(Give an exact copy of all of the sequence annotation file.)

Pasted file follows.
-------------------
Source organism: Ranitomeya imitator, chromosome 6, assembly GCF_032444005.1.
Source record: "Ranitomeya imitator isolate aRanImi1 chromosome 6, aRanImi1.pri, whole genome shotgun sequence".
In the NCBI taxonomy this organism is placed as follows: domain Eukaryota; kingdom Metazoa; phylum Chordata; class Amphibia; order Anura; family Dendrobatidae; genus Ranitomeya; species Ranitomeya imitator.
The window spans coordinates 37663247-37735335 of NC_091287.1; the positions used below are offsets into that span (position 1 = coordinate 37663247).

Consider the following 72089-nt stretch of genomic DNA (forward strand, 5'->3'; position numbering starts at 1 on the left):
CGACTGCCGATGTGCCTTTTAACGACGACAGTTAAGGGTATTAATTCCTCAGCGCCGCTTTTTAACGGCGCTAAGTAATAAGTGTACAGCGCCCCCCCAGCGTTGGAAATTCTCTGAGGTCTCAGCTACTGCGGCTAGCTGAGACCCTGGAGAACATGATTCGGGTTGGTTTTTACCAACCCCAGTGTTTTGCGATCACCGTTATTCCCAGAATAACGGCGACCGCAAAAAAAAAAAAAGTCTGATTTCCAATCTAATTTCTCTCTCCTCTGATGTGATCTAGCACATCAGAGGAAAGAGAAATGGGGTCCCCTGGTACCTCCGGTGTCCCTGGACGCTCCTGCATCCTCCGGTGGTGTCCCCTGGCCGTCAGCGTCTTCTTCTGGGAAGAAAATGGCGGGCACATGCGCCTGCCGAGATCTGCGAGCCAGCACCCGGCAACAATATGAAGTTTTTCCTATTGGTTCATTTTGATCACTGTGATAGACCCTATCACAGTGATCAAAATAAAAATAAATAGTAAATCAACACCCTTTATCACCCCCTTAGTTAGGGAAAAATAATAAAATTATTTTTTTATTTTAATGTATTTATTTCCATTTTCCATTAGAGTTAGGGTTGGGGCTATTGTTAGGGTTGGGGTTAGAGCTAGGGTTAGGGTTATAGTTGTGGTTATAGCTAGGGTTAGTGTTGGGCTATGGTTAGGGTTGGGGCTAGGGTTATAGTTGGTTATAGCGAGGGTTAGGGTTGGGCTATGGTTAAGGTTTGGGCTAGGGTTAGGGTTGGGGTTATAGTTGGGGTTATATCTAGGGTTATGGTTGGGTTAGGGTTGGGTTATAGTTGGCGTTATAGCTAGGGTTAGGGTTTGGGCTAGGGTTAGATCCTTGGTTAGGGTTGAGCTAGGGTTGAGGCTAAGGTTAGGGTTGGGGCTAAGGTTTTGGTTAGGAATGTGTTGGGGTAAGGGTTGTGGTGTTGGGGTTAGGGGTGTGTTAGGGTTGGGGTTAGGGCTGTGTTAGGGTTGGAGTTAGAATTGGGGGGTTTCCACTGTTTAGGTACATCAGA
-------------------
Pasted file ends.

Source organism: Ranitomeya imitator, chromosome 6, assembly GCF_032444005.1.
Source record: "Ranitomeya imitator isolate aRanImi1 chromosome 6, aRanImi1.pri, whole genome shotgun sequence".
In the NCBI taxonomy this organism is placed as follows: domain Eukaryota; kingdom Metazoa; phylum Chordata; class Amphibia; order Anura; family Dendrobatidae; genus Ranitomeya; species Ranitomeya imitator.
The window spans coordinates 37663247-37735335 of NC_091287.1; the positions used below are offsets into that span (position 1 = coordinate 37663247).

Consider the following 72089-nt stretch of genomic DNA (forward strand, 5'->3'; position numbering starts at 1 on the left):
CGACTGCCGATGTGCCTTTTAACGACGACAGTTAAGGGTATTAATTCCTCAGCGCCGCTTTTTAACGGCGCTAAGTAATAAGTGTACAGCGCCCCCCCAGCGTTGGAAATTCTCTGAGGTCTCAGCTACTGCGGCTAGCTGAGACCCTGGAGAACATGATTCGGGTTGGTTTTTACCAACCCCAGTGTTTTGCGATCACCGTTATTCCCAGAATAACGGCGACCGCAAAAAAAAAAAAAGTCTGATTTCCAATCTAATTTCTCTCTCCTCTGATGTGATCTAGCACATCAGAGGAAAGAGAAATGGGGTCCCCTGGTACCTCCGGTGTCCCTGGACGCTCCTGCATCCTCCGGTGGTGTCCCCTGGCCGTCAGCGTCTTCTTCTGGGAAGAAAATGGCGGGCACATGCGCCTGCCGAGATCTGCGAGCCAGCACCCGGCAACAATATGAAGTTTTTCCTATTGGTTCATTTTGATCACTGTGATAGACCCTATCACAGTGATCAAAATAAAAATAAATAGTAAATCAACACCCTTTATCACCCCCTTAGTTAGGGAAAAATAATAAAATTATTTTTTTATTTTAATGTATTTATTTCCATTTTCCATTAGAGTTAGGGTTGGGGCTATTGTTAGGGTTGGGGTTAGAGCTAGGGTTAGGGTTATAGTTGTGGTTATAGCTAGGGTTAGTGTTGGGCTATGGTTAGGGTTGGGGCTAGGGTTATAGTTGGTTATAGCGAGGGTTAGGGTTGGGCTATGGTTAAGGTTTGGGCTAGGGTTAGGGTTGGGGTTATAGTTGGGGTTATATCTAGGGTTATGGTTGGGTTAGGGTTGGGTTATAGTTGGCGTTATAGCTAGGGTTAGGGTTTGGGCTAGGGTTAGATCCTTGGTTAGGGTTGAGCTAGGGTTGAGGCTAAGGTTAGGGTTGGGGCTAAGGTTTTGGTTAGGAATGTGTTGGGGTAAGGGTTGTGGTGTTGGGGTTAGGGGTGTGTTAGGGTTGGGGTTAGGGCTGTGTTAGGGTTGGAGTTAGAATTGGGGGGTTTCCACTGTTTAGGTACATCAGA